NO helmet, no bike. This is the safety message Safekids New Zealand wants parents and caregivers to tell their bicycle-riding children.
“Cycling is a healthy activity and is the first mode of transport for many Kiwi children,” said Dr. Nick Baker, Community Paediatrician and chair of the Child & Youth Mortality Review Committee.
“However, parents must take action to ensure safety comes first when their children hop on their bikes,” Dr. Baker said.
Safekids New Zealand reports that approximately 487 children are hospitalised and 2 children die from cycling-related injuries in New Zealand each year. “Internationally, approximately two-thirds of hospital admissions among child cyclists are for head injuries, and three quarters of deaths among injured child cyclists are also from head injuries,”Dr. Baker added.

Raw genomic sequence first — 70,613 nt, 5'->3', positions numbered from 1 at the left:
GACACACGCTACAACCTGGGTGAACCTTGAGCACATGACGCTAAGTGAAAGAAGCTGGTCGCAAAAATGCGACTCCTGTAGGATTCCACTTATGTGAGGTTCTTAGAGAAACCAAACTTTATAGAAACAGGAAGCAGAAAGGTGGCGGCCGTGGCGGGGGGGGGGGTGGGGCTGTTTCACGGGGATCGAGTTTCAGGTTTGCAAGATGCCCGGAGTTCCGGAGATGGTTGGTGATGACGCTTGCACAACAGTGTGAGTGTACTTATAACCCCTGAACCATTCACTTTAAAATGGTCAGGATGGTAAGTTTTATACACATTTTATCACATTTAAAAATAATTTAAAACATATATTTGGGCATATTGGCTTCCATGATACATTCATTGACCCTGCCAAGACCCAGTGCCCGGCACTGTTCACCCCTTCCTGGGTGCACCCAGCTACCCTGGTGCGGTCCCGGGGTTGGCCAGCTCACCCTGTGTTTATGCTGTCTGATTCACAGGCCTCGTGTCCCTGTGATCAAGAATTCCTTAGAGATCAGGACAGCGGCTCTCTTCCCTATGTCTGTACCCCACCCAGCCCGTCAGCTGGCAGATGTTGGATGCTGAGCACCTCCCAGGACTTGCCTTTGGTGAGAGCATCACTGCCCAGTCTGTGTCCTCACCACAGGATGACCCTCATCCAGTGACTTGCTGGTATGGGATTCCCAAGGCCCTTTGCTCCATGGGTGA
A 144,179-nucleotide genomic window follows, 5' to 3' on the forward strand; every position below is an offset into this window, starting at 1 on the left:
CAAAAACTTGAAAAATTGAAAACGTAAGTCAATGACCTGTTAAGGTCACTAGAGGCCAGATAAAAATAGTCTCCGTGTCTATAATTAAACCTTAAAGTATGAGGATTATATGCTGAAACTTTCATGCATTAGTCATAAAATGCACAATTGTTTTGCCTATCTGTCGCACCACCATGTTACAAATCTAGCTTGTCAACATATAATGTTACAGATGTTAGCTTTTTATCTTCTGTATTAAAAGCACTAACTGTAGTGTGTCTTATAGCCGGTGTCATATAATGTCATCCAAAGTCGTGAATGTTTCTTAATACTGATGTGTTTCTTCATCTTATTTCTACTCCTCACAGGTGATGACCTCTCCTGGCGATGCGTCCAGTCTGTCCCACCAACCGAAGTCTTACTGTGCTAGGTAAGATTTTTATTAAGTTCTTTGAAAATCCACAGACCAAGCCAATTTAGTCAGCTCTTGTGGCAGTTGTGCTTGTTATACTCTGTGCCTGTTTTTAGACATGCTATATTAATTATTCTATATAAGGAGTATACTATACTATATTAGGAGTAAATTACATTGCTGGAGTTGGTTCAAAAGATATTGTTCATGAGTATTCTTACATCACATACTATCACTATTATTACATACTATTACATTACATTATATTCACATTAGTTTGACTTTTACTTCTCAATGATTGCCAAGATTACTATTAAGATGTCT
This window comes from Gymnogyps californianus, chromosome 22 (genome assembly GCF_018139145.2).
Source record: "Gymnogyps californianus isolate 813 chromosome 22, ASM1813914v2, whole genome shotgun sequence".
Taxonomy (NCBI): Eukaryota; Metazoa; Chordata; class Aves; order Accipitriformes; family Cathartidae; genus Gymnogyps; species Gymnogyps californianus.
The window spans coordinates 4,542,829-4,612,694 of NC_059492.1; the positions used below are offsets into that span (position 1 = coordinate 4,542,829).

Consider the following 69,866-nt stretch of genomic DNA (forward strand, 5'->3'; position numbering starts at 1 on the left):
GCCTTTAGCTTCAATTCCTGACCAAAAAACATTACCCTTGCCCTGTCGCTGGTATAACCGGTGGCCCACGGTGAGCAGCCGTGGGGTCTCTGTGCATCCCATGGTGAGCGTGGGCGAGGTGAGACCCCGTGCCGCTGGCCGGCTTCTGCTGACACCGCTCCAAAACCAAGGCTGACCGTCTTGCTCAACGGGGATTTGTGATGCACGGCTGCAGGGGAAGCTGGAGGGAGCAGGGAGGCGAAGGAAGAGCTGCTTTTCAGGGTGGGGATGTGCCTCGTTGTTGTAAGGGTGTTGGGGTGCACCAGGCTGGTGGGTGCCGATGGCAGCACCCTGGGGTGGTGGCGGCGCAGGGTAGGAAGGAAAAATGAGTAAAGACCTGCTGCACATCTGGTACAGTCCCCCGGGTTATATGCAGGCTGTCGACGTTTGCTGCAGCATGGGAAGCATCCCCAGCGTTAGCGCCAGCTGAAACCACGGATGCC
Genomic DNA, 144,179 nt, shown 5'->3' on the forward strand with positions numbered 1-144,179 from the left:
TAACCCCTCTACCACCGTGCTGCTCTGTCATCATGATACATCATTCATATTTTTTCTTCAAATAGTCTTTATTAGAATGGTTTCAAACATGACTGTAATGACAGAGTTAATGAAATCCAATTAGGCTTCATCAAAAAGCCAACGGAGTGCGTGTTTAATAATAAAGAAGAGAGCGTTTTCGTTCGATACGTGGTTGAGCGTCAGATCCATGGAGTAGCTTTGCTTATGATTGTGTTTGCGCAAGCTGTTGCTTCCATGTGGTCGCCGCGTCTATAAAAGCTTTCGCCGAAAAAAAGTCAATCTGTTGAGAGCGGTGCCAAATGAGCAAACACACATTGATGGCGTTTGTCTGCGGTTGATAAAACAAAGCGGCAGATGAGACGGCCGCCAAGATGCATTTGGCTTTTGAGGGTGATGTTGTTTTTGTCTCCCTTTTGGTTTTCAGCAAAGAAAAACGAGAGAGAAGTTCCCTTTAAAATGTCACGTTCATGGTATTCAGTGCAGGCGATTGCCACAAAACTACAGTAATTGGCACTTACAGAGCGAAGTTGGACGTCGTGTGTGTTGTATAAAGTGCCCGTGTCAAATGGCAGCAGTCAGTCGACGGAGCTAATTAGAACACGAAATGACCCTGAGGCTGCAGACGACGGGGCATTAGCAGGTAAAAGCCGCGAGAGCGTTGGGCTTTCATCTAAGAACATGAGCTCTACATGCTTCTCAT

Research shows that helmet wearing was associated with:
- A 69 percent reduction in the likelihood of head injury
- A 69 percent reduction in the likelihood of brain injury and
- A 74 percent reduction in the likelihood of severe brain injury.
Helmet wearing also reduces the likelihood of head injury by 69 percent in cyclists involved in crashes involving motor vehicles.
“The evidence is clear, in the event of a cycling fall or crash, helmets saves lives,” Dr. Baker said.
Children’s cycling injuries can be prevented by using helmets, adult guidance and making sure kids have the right skills and gear. The Safekids Campaign is promoting the following messages to child cyclists and adult drivers.
- Be Smart. Plan safe cycle routes with an adult, and take a cycle skills training course--the best riders are skilled riders.
- Be Safe. Follow the law--No helmet, no bike!
- Be Seen. Wear bright colours and use reflective gear.
- For Drivers: Slow Down and Look Out For Kids.
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